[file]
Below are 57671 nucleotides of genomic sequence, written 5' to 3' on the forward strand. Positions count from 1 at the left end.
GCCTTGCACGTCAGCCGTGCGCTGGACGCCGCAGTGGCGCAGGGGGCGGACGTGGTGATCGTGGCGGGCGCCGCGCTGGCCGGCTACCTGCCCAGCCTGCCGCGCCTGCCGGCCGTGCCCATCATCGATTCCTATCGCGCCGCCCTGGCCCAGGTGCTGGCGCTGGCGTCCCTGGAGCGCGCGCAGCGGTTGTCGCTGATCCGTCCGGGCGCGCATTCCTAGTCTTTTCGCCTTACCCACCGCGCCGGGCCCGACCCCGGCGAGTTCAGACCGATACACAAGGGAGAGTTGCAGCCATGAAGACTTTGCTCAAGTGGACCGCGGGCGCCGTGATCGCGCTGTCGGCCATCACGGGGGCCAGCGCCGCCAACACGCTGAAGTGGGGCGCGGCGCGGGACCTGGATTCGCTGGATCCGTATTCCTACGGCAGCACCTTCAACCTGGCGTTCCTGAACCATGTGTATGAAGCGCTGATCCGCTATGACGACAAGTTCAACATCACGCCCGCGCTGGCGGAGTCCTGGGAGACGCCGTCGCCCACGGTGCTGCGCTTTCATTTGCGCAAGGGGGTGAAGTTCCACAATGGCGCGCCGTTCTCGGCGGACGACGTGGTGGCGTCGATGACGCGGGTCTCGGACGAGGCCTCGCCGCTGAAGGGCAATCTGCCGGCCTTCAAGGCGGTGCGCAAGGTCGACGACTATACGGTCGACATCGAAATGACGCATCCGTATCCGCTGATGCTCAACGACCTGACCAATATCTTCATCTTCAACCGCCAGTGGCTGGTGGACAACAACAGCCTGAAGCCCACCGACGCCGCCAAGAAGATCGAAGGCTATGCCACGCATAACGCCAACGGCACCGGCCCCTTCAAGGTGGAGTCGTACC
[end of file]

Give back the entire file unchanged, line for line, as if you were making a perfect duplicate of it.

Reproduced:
Below are 57671 nucleotides of genomic sequence, written 5' to 3' on the forward strand. Positions count from 1 at the left end.
GCCTTGCACGTCAGCCGTGCGCTGGACGCCGCAGTGGCGCAGGGGGCGGACGTGGTGATCGTGGCGGGCGCCGCGCTGGCCGGCTACCTGCCCAGCCTGCCGCGCCTGCCGGCCGTGCCCATCATCGATTCCTATCGCGCCGCCCTGGCCCAGGTGCTGGCGCTGGCGTCCCTGGAGCGCGCGCAGCGGTTGTCGCTGATCCGTCCGGGCGCGCATTCCTAGTCTTTTCGCCTTACCCACCGCGCCGGGCCCGACCCCGGCGAGTTCAGACCGATACACAAGGGAGAGTTGCAGCCATGAAGACTTTGCTCAAGTGGACCGCGGGCGCCGTGATCGCGCTGTCGGCCATCACGGGGGCCAGCGCCGCCAACACGCTGAAGTGGGGCGCGGCGCGGGACCTGGATTCGCTGGATCCGTATTCCTACGGCAGCACCTTCAACCTGGCGTTCCTGAACCATGTGTATGAAGCGCTGATCCGCTATGACGACAAGTTCAACATCACGCCCGCGCTGGCGGAGTCCTGGGAGACGCCGTCGCCCACGGTGCTGCGCTTTCATTTGCGCAAGGGGGTGAAGTTCCACAATGGCGCGCCGTTCTCGGCGGACGACGTGGTGGCGTCGATGACGCGGGTCTCGGACGAGGCCTCGCCGCTGAAGGGCAATCTGCCGGCCTTCAAGGCGGTGCGCAAGGTCGACGACTATACGGTCGACATCGAAATGACGCATCCGTATCCGCTGATGCTCAACGACCTGACCAATATCTTCATCTTCAACCGCCAGTGGCTGGTGGACAACAACAGCCTGAAGCCCACCGACGCCGCCAAGAAGATCGAAGGCTATGCCACGCATAACGCCAACGGCACCGGCCCCTTCAAGGTGGAGTCGTACC